HSMM and balloons
philmt59 at aol.com
Sun Oct 21 09:17:45 CDT 2012
There is a long 'hidden history' of fatal accidents involving hydrogen in the pioneering days of ballooning. Although the majority involved ground-based fireballs before launch (more pioneer hydrogen balloonists died on the ground than ever fell out of the sky), people forget that these were the days when the hydrogen was generated at the point of use, usually by dropping ingots of magnesium into barrels of concentrated sulphuric acid - a somewhat hazardous procedure. However, we know that handling hydrogen is a difficult business - these are tiny molecules which cheerfully permeate metals, get into places where they shouldn't be and escape from where they should be confined.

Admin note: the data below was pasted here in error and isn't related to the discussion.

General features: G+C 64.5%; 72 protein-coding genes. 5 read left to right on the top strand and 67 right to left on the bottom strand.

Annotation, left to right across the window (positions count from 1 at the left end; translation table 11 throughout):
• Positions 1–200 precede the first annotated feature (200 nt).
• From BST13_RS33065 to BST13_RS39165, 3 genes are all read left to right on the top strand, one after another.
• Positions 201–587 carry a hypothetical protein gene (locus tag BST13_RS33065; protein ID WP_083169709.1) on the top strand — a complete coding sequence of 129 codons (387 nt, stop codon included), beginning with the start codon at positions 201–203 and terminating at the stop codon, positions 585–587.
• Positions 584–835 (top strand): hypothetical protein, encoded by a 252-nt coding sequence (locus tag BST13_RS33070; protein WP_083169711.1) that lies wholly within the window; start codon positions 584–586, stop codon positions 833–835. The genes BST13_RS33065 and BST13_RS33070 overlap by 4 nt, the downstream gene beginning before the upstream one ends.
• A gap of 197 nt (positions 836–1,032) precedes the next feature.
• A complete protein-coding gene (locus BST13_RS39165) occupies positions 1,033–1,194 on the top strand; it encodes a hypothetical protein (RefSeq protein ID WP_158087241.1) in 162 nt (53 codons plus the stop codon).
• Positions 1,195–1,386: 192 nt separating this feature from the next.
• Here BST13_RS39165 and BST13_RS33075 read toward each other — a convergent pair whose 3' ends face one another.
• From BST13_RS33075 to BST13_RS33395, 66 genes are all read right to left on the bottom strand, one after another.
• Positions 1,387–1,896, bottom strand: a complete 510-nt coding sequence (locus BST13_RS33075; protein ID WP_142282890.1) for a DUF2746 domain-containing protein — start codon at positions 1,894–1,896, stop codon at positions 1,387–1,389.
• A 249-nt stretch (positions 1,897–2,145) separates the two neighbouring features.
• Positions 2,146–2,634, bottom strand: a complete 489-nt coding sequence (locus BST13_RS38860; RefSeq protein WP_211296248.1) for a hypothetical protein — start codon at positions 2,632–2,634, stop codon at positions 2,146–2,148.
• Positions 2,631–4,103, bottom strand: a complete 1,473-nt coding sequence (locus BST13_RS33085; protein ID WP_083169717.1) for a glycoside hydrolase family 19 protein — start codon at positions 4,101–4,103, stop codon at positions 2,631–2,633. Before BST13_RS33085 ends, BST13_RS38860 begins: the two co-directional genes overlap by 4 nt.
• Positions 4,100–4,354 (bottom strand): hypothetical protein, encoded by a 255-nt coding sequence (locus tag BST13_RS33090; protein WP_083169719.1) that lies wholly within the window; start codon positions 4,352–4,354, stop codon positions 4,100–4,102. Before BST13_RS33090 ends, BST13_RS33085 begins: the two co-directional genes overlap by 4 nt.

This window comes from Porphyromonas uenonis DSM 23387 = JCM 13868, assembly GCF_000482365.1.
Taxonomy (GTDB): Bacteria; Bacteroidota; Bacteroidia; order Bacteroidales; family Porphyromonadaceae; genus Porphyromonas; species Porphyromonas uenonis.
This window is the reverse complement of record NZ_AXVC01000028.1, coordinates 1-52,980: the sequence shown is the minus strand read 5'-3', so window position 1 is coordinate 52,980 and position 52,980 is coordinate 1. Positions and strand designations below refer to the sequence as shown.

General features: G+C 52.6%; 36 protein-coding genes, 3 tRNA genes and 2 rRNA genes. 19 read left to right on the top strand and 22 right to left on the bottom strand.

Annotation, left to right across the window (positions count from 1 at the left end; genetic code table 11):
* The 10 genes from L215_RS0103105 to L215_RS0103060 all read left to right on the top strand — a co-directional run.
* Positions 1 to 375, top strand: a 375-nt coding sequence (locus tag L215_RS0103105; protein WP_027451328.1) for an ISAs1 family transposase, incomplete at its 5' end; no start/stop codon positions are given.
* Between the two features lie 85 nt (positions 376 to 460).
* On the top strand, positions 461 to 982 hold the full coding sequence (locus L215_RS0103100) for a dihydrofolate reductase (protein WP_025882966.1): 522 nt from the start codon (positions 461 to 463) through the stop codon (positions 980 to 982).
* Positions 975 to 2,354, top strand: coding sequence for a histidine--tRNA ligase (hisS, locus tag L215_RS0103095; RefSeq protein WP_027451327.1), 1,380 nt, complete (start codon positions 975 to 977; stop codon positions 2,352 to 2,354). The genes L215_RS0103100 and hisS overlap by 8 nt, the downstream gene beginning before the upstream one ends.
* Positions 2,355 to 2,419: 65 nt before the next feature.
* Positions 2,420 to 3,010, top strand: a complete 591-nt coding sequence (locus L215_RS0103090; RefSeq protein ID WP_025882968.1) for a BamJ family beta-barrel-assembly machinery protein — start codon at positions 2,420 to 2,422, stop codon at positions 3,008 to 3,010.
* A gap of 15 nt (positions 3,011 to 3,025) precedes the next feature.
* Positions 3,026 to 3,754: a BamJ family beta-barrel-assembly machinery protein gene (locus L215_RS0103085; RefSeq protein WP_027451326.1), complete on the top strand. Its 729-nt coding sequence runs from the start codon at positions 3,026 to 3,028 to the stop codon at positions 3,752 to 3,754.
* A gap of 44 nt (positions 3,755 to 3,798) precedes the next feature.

Acetylene, by comparison, explodes with a much more violent shockwave.
What is needed is for scientists either to invent a lighter gas with no dangerous properties (why haven't they done that yet?), or to invent an ultra-lightweight, rigid material capable of supporting a vacuum - the perfect lifting void.
On 21 Oct 2012, at 05:32, wb5mmb wrote:
> I have known a couple of people who worked with H2 at chemical plants and they hated the stuff. One even showed me his scars. The big things seem to be ease of ignition and burning with no visible flame. That being said I don't think it is that much worse than acetylene.
> At 10:49 PM 10/20/2012, Doug Gentges wrote:
>> Here in Denver, our local high altitude balloon group EOSS was paying over $300 for a He 300 ( about 260 SCF) until mid summer, when we were told it was no longer available at any price. We're now paying $18 for a similar sized bottle of H2.
>> It does wonders for the budget, although we have a small number of members who want nothing to do with H2. We call that the Hindenburg effect.
>> I saw that the Red Bull jump needed 180,000 SCF of He for their fill.
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